For several years I have read the shortlist for the Harper Lee Prize for Legal Fiction. I like to review the books and determine my choice for the winner.
This year the short list consisted of:
1.) The Boat People by Sharon Bala;
2.) Class Action by Steven B. Frank; and,
3.) The Widows of Malabar Hill by Sujata Massey.
It would hard to find three books more diverse in legal fiction. Where last year’s trio all had “thriller” aspects to them none of this year’s selections were “thrillers”.
In considering the book I thought should win the award I like to focus on the Award criterion which sets out the Award is to go “to a book length work of fiction that best illuminates the role of lawyers in society and their power to effect change”.
Class Action saw an unlikely plaintiff for a class action in Sam Warren, a 6th grader in Los Angeles, who takes on the education establishment of America with his legal challenge to homework.
Without a lawyer, his elderly neighbor Mr. Kalman, to file and frame the action Sam would have had no recourse against the tyranny of homework. He asserts that homework is preventing kids from being kids. They are unable to simply play or pursue personal interests.
Lawyers have effected change through actions involving schools. The process of de-segregating America was accelerated by the decision in Brown v. The Board of Education that rejected the principle of separate but equal schools.
Sam has a worthy cause.
The Widows of Malabar Hill delved into women’s issues in Bombay in 1921. The first woman solicitor in the city, Perveen Mistry, is caught up in the drama over an estate to be distributed between the three widows and their children of a Moslem businessman.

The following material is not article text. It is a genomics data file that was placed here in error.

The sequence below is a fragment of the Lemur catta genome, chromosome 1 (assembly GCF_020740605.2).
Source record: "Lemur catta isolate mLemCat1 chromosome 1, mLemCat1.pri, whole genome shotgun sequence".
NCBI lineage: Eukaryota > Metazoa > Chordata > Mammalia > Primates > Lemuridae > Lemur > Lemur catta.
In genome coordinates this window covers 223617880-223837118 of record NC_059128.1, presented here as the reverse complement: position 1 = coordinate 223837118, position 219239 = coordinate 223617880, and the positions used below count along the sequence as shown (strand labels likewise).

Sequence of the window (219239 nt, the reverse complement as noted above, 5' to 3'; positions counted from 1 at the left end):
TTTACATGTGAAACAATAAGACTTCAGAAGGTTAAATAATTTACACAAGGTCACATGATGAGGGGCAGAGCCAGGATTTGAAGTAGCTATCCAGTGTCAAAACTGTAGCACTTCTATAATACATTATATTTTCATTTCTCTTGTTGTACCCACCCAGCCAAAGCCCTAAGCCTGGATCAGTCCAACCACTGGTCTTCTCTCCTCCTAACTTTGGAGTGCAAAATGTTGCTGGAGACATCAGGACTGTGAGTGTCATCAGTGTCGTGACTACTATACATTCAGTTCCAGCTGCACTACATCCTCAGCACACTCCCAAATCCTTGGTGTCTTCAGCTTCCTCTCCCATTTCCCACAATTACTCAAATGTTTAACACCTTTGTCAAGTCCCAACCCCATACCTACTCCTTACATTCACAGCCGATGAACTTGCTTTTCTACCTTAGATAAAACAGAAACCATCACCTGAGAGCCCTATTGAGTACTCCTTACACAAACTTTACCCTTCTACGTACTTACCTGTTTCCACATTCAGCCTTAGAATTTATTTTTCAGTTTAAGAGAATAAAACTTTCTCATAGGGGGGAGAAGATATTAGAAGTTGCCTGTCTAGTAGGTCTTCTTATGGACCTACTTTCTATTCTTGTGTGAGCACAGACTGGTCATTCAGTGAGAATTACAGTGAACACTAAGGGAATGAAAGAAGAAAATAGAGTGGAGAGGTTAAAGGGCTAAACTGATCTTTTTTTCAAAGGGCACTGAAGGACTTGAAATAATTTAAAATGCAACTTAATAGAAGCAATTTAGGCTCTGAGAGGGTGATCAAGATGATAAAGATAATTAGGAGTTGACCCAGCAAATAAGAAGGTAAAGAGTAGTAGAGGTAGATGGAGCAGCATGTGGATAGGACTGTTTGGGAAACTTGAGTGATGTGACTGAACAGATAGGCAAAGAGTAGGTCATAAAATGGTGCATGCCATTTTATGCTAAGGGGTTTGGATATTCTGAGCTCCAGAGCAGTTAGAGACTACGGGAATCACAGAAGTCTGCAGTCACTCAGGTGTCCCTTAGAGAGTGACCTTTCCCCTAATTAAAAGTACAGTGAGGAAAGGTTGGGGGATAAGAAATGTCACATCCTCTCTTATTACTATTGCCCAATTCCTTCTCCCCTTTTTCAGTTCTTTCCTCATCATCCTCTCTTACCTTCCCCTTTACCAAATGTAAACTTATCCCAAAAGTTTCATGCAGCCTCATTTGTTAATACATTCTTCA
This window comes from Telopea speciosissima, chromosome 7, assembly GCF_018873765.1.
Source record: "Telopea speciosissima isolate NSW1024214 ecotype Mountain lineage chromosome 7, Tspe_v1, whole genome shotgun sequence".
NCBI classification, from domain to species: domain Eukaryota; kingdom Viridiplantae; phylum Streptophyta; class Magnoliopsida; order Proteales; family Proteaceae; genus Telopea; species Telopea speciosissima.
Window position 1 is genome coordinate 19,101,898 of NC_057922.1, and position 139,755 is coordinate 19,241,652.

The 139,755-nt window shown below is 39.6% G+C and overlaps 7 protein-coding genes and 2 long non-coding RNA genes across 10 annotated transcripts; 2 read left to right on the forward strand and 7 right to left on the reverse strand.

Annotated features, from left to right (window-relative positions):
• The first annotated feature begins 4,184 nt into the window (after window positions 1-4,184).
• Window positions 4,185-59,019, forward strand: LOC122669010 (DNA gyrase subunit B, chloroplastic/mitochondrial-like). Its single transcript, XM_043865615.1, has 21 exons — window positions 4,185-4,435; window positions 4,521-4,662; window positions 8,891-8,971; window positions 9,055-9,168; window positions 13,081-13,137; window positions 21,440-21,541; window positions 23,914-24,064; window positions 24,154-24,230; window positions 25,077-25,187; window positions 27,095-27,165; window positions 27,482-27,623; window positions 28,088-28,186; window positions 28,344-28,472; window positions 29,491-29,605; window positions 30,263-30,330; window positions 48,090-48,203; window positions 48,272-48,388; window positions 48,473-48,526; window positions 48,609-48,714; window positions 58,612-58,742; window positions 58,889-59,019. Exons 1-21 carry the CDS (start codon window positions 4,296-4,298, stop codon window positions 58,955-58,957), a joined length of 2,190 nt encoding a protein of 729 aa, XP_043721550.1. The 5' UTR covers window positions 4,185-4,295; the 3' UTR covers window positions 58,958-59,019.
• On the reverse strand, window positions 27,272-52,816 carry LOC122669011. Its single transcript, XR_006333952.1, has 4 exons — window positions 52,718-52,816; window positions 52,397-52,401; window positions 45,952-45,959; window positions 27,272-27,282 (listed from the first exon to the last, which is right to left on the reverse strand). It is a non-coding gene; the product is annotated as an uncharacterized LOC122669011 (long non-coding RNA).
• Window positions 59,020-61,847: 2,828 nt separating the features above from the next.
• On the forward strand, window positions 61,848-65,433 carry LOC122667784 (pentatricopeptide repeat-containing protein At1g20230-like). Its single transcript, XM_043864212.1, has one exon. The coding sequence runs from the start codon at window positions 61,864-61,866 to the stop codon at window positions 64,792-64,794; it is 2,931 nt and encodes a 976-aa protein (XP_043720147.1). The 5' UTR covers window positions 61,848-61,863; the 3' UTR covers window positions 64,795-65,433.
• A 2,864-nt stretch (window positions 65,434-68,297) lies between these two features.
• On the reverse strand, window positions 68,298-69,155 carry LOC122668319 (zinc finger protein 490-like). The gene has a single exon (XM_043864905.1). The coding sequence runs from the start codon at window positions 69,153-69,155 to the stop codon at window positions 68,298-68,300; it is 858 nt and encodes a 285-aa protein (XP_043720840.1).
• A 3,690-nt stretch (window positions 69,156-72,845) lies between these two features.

Mistry faces discrimination as many are unhappy with a woman becoming a lawyer.
Without preaching Massey deals with cultural issues of women in the early 20th Century in India. The wives were isolated from contacts with males living in a divided home. Mistry, after marrying another Parsi was forced by her in-laws to be in seclusion when she was menstruating.
Mistry was changing society by leading the way for women to be lawyers in colonial India.
While certainly aware of her status as the first woman lawyer in the city she focuses on proving she is a capable solicitor and is committed to the best interests of her clients.
The Boat People was a thought provoking book on the questions of refugees arriving by ocean on the shores of a First World country. In the book 503 Tamils fleeing Sri Lanka after its brutal civil war arrive off the west coast of Canada.
The refugees are interned and put through rigorous vetting by federal adjudicators considering their refugee claims.
The Boat People was unique in fully considering the personalities and issues of claimants, adjudicators and lawyers.
The story of Mahindar and his son, Sellian, was wrenching. Separated on arrival they spend months awaiting a final decision.
Who qualifies as a refugee when documentary evidence is sparse and the claimants are desperate?
Lawyers have long been the defenders of the damned and forlorn. Government ministers, on little evidence, claim there will be Tamil Tigers among the passengers. The claimants, but for a few cannot speak English and have no resources. If they had no lawyers they would be lost in a complex legal process.
The Boat People demonstrated that it is the lawyers representing refugee claimants who are society’s representatives in ensuring there are just hearings preventing arbitrary deportations.
The Boat People was the choice of the judges of the Prize and I agree with them this year. I believe Bala is the first winner not be an American author.
Refugees have been a major legal issue through the 20th Century and now into the 21st Century. For many decades claimants had little chance for legal representation. The Boat People illustrates the importance of lawyers in the refugee process. As well I appreciated the thoughtful portrayals of individuals on all sides of the adjudication process. No one was demonized or mocked who had a contrary view to the author.
Until you stand with a client fighting against the Government of a nation it is hard to understand the weight upon your shoulders as a lawyer.